A self sustainable PIT project is not impossible but it is not always favorable. An editorial process must exist to filter and preserve the quality of the project. This opens up questions of responsibility, guidelines, subjectivity. Who should get to decide on these principles? Any PIT project will have to face this issue, whether related to newsrooms and libraries or not.
In this particular project, the library, being a source of trust in the community, acts as the moderator. It plays a neutral role. respecting the content and staying inclusive at the same time.

If no one is available to employ the capabilities that new technology brings, the technology will not be useful. PIT is dependent on the champions in the community that are already promoting public interest, whether they are editors, activists, or reference librarians.

Communities are complex, and one need often overlaps with another. In creating our prototype, we found we had to account for the uploaders, the editors, and the media consumers simultaneously. We could not focus only on their success in uploading a picture or filling out a form. Instead, we had to find ways to enhance how each user group communicates with one another.

We found that members of the same community may not have the same ability to navigate technology as others, such as its older and younger generations. We tested on different age groups of community members for this reason. We also found that younger generations often helped older generations to acclimate to new technology, an undervalued means of strengthening community bonds.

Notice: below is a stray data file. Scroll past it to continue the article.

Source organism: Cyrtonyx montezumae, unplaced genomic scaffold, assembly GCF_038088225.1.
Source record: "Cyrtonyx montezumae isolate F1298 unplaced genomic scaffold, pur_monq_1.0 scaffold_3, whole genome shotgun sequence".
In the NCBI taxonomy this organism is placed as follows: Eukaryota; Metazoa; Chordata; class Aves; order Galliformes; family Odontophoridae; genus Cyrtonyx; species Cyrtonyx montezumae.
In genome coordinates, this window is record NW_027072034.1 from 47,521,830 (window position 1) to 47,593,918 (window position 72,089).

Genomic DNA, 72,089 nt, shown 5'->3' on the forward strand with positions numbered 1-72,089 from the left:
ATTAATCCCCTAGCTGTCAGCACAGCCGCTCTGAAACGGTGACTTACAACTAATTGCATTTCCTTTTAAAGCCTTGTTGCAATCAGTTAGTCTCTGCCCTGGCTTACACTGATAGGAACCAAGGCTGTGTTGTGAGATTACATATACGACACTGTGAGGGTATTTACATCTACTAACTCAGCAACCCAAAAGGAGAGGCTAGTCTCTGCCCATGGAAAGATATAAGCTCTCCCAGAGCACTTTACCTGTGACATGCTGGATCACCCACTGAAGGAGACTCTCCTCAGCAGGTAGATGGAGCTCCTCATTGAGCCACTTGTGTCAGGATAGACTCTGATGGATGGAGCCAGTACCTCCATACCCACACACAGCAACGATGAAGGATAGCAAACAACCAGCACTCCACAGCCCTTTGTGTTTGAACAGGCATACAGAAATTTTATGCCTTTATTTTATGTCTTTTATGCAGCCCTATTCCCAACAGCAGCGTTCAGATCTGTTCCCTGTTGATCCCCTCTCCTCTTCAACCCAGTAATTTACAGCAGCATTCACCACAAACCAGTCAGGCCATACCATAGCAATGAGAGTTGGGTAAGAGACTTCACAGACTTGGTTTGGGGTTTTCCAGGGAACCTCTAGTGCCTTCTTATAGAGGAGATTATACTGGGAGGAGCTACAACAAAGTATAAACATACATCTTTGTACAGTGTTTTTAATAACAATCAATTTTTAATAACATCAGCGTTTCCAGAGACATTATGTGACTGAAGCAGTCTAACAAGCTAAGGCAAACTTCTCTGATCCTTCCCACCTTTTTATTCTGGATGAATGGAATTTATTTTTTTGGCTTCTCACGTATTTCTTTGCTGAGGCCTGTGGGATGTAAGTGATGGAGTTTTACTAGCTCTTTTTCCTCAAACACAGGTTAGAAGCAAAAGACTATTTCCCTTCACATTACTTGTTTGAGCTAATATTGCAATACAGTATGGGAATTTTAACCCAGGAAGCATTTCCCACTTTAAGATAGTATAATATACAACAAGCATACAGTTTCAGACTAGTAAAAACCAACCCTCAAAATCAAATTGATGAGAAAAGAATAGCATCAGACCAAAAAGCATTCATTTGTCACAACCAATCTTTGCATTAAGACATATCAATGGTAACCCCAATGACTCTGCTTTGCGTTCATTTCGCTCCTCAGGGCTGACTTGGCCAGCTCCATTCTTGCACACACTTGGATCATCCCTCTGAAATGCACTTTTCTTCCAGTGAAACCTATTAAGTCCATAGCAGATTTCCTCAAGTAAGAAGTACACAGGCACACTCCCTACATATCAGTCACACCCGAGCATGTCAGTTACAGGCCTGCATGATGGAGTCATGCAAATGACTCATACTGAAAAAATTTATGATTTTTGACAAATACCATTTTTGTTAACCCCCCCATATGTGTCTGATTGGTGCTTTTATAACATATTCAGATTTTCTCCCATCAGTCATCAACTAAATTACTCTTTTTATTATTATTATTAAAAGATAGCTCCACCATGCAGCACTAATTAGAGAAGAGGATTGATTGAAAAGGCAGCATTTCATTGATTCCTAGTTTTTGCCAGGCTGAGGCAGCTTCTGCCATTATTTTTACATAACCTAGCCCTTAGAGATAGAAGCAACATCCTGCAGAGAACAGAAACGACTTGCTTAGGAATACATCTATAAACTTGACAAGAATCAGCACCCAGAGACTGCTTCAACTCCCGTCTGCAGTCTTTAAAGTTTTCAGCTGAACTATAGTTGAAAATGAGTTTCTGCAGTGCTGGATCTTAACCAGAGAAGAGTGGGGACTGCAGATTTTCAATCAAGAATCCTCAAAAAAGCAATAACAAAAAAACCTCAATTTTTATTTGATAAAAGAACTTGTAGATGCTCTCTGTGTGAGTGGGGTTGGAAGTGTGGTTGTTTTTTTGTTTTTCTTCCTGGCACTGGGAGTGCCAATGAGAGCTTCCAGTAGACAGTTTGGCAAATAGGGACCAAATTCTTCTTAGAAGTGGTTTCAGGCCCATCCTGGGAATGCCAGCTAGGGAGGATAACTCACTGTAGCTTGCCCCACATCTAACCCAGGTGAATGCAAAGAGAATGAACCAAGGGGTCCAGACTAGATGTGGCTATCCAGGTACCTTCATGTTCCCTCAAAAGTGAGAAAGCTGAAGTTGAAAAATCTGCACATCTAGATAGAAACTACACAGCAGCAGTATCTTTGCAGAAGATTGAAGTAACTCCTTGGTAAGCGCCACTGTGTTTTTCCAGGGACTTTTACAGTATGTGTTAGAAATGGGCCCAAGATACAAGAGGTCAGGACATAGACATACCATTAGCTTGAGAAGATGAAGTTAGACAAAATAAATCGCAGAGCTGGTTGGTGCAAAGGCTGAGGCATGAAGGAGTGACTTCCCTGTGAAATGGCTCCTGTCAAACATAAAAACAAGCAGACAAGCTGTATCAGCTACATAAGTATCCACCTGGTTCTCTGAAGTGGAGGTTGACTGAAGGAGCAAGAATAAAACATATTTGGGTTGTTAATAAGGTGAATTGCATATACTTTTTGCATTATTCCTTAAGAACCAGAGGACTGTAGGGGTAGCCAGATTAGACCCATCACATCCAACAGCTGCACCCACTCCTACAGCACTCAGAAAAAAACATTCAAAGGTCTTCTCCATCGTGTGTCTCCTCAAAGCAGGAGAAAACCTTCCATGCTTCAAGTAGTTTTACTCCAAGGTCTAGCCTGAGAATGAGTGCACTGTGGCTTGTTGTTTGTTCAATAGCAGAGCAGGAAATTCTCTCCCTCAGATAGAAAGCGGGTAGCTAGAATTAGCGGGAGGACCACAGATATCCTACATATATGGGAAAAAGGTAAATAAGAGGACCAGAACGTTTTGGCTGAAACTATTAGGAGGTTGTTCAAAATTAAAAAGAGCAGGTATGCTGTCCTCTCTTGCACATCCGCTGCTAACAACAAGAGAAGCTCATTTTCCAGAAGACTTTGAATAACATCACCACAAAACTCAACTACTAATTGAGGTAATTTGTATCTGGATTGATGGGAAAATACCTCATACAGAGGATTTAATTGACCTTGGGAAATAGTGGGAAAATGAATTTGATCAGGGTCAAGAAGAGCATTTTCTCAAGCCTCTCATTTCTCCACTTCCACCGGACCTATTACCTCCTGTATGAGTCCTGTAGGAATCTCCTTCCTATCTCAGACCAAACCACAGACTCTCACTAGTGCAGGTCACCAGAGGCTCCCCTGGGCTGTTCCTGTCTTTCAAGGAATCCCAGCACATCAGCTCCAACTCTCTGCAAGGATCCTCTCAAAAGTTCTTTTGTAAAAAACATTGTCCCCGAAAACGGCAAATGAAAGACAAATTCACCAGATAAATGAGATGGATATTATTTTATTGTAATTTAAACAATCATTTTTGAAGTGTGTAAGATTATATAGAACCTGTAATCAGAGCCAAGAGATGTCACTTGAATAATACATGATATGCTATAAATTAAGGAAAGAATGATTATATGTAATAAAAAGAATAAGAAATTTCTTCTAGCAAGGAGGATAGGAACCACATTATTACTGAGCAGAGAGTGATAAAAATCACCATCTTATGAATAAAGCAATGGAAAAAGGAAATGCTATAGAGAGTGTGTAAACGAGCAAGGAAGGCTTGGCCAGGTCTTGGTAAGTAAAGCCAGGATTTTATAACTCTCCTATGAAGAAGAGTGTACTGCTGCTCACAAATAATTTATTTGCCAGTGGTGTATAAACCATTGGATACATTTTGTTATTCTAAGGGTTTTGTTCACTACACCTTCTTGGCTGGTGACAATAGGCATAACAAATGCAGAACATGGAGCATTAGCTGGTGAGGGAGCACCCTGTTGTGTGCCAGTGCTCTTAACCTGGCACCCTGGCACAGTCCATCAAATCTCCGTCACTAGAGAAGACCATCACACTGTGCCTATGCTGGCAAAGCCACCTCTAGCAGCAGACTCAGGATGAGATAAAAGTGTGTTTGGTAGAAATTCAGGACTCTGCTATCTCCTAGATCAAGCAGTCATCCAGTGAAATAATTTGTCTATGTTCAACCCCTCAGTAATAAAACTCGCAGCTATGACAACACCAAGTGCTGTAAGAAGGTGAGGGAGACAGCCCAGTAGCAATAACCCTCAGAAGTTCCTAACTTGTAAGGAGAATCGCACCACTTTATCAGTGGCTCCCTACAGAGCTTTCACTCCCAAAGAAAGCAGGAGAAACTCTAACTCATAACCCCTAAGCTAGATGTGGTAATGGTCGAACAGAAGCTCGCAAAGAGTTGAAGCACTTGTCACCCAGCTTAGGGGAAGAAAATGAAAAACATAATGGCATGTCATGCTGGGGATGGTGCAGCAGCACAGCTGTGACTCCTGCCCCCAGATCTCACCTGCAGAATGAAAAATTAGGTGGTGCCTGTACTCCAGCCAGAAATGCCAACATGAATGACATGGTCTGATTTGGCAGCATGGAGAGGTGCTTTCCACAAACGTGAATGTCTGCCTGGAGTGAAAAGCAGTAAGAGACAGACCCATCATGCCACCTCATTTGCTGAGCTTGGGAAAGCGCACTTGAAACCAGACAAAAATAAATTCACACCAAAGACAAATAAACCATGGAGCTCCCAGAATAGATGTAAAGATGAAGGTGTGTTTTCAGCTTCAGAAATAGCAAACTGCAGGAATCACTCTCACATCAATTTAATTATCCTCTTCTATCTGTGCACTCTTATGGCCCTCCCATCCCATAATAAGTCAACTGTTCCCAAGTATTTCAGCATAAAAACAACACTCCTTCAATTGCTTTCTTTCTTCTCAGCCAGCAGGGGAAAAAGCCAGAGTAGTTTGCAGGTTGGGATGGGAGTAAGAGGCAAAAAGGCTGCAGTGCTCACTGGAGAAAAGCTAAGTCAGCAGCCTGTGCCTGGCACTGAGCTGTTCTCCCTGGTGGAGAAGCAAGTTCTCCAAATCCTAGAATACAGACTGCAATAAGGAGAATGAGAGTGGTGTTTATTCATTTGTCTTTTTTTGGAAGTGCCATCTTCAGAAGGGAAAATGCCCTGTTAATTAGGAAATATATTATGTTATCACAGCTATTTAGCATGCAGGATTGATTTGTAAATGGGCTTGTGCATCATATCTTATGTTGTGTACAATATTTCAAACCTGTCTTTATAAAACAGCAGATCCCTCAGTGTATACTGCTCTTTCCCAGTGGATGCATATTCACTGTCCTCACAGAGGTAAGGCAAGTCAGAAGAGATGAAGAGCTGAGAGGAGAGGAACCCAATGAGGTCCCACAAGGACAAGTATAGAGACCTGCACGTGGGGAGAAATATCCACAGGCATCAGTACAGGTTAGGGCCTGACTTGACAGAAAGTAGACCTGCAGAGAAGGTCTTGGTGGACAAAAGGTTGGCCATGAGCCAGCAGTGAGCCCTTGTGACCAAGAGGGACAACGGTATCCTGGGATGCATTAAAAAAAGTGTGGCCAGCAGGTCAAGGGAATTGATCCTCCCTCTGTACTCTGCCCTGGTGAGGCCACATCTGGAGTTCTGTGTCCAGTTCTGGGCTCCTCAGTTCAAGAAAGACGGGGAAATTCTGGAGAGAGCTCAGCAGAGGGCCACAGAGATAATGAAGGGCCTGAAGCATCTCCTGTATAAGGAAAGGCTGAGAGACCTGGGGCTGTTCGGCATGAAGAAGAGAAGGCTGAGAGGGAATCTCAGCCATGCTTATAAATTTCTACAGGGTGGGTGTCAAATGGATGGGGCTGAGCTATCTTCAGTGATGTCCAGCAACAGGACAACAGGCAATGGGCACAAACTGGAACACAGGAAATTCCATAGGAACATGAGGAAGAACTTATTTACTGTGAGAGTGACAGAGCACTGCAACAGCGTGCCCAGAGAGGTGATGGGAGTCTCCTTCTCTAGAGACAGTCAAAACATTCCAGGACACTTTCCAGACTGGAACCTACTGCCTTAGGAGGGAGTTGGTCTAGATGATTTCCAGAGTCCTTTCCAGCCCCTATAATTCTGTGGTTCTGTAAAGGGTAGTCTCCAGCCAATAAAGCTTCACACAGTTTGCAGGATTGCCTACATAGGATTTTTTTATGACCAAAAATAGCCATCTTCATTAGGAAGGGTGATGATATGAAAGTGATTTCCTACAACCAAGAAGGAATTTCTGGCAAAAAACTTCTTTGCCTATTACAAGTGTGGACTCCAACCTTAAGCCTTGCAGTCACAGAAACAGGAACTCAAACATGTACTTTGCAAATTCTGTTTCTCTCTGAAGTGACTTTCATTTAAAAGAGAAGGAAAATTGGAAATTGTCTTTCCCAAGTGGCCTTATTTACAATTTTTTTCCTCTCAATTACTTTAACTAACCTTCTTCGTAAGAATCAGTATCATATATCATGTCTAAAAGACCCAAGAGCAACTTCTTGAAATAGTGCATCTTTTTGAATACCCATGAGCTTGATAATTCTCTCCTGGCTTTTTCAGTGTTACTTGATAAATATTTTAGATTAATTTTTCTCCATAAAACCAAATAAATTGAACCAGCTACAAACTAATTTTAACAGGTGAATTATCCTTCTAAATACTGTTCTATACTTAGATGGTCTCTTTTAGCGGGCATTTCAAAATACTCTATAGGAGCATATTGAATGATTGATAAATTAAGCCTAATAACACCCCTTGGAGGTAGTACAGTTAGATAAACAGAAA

Early in our process, our focus was on creating technology that was scalable, to be useful and relevant to all of the communities we spoke with. We realized for our PIT prototype, it was more important to focus on one community’s needs, to ensure that all the nuances of this community’s needs were accounted for. Moreover, we found that components of our solution that had great results in some of the communities we tested within, such as the QR codes, did not have good results in other communities.

We would like to thank everyone who helped us on this journey.

Osie, Manor Ink
David, Manor Ink
Amy, Manor Ink
Charlotte-Anne, NOWCast
Savannah, KCQ
Talia, KCQ
McArdle, Local Lives
Justin, Amazon Inc.
Julia, Cook Memorial Library
Ellen, Brown University
Isaac, Columbia University
S.T., Columbia University
Sarya, Teacher at public school
Karim, Business Analyst

Finally, thank you to the COMS 6998 Advanced Web Studio Design Teaching Staff.